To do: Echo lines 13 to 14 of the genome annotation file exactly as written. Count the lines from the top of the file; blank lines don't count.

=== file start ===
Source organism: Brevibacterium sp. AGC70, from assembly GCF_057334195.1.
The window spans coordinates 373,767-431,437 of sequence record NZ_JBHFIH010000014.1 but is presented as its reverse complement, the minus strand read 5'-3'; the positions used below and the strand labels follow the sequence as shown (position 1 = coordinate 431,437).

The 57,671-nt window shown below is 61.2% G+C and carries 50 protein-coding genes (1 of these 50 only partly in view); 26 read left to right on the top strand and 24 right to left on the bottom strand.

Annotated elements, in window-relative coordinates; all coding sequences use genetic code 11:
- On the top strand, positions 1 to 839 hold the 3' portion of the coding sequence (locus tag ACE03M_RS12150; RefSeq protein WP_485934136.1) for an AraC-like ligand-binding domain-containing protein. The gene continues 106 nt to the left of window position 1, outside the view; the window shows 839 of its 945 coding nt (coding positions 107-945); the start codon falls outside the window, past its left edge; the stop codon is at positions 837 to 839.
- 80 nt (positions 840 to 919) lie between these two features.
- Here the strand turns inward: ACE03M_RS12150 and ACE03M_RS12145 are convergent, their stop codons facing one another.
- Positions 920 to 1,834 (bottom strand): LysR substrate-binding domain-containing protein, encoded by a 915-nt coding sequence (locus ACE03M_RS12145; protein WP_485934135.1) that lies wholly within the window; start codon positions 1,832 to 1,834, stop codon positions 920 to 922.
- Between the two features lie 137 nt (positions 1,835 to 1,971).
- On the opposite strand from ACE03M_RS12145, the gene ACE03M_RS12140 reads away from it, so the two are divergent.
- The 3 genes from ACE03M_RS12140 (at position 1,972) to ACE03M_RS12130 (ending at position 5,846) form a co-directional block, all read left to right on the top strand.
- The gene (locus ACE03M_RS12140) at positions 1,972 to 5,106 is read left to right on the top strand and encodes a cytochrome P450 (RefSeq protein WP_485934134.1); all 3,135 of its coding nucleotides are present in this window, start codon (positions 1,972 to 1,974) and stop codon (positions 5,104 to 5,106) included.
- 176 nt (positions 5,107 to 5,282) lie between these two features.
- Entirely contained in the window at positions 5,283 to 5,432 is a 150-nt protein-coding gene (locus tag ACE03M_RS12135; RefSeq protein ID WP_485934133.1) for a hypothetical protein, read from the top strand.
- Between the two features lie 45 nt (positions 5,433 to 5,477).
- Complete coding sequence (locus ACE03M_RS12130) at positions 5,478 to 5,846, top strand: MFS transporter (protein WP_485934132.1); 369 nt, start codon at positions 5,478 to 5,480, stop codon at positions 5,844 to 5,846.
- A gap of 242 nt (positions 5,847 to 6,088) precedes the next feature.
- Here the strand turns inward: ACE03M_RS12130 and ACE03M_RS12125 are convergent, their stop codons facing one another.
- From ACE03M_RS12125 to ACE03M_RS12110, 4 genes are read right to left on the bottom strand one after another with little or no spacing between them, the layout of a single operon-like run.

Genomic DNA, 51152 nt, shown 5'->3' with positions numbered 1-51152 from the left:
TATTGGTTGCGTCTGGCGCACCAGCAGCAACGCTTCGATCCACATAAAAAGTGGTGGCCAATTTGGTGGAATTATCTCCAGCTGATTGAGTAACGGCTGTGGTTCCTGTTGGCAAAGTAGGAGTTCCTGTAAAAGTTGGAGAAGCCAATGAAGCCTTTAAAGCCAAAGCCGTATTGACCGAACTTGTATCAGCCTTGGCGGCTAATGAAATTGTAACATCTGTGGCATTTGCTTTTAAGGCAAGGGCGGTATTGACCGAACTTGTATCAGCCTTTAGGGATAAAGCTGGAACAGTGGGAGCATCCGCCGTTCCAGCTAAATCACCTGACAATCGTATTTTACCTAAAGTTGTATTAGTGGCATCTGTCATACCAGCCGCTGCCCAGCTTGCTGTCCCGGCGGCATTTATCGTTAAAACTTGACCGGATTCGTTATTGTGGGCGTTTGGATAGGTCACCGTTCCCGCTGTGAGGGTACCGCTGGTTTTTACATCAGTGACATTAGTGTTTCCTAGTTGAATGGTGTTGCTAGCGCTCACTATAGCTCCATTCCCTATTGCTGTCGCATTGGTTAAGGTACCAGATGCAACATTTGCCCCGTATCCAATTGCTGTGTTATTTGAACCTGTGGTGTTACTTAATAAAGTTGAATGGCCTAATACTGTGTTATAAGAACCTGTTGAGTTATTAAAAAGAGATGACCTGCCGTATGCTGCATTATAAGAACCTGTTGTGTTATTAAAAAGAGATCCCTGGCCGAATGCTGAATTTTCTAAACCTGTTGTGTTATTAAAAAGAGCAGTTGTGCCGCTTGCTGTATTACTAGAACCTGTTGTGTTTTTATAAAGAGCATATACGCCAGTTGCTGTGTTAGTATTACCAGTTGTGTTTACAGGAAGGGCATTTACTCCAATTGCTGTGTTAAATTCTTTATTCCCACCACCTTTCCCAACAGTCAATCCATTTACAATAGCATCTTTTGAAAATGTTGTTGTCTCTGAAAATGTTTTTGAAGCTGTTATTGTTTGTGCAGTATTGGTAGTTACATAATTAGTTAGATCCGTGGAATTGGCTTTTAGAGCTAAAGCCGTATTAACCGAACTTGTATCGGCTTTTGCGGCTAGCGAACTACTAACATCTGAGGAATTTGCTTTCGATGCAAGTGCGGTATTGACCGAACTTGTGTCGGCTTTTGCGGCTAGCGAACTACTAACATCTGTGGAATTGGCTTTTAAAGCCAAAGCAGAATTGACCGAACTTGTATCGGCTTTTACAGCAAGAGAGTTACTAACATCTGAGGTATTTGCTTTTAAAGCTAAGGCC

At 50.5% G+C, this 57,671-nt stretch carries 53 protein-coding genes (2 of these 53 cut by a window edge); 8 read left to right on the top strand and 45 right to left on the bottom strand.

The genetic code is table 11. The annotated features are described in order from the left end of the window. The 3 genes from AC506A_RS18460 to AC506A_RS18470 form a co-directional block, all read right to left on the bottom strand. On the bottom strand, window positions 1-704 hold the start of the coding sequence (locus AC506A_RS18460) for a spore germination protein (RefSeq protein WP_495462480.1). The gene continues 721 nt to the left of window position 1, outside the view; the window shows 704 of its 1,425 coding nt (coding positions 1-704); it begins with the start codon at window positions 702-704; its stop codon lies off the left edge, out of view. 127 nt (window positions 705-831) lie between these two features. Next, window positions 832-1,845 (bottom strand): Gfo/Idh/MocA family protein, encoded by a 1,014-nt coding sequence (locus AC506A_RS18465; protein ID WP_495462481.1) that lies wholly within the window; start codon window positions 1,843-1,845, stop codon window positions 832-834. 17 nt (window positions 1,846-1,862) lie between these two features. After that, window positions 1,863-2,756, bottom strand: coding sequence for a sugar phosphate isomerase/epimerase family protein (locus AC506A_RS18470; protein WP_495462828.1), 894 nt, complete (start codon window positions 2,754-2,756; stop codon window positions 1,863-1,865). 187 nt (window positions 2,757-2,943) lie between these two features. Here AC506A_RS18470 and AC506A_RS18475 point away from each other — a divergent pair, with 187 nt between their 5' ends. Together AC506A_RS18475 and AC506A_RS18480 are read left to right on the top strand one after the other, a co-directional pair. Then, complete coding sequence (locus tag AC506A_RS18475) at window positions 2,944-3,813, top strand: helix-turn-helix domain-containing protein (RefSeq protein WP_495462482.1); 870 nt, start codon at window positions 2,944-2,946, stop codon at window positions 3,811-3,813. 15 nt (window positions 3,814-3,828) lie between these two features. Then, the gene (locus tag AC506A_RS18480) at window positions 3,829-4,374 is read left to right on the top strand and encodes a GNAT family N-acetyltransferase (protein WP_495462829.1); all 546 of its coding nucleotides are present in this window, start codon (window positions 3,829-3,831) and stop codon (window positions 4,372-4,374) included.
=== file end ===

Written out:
- 176 nt (positions 5,107 to 5,282) lie between these two features.
- Entirely contained in the window at positions 5,283 to 5,432 is a 150-nt protein-coding gene (locus tag ACE03M_RS12135; RefSeq protein ID WP_485934133.1) for a hypothetical protein, read from the top strand.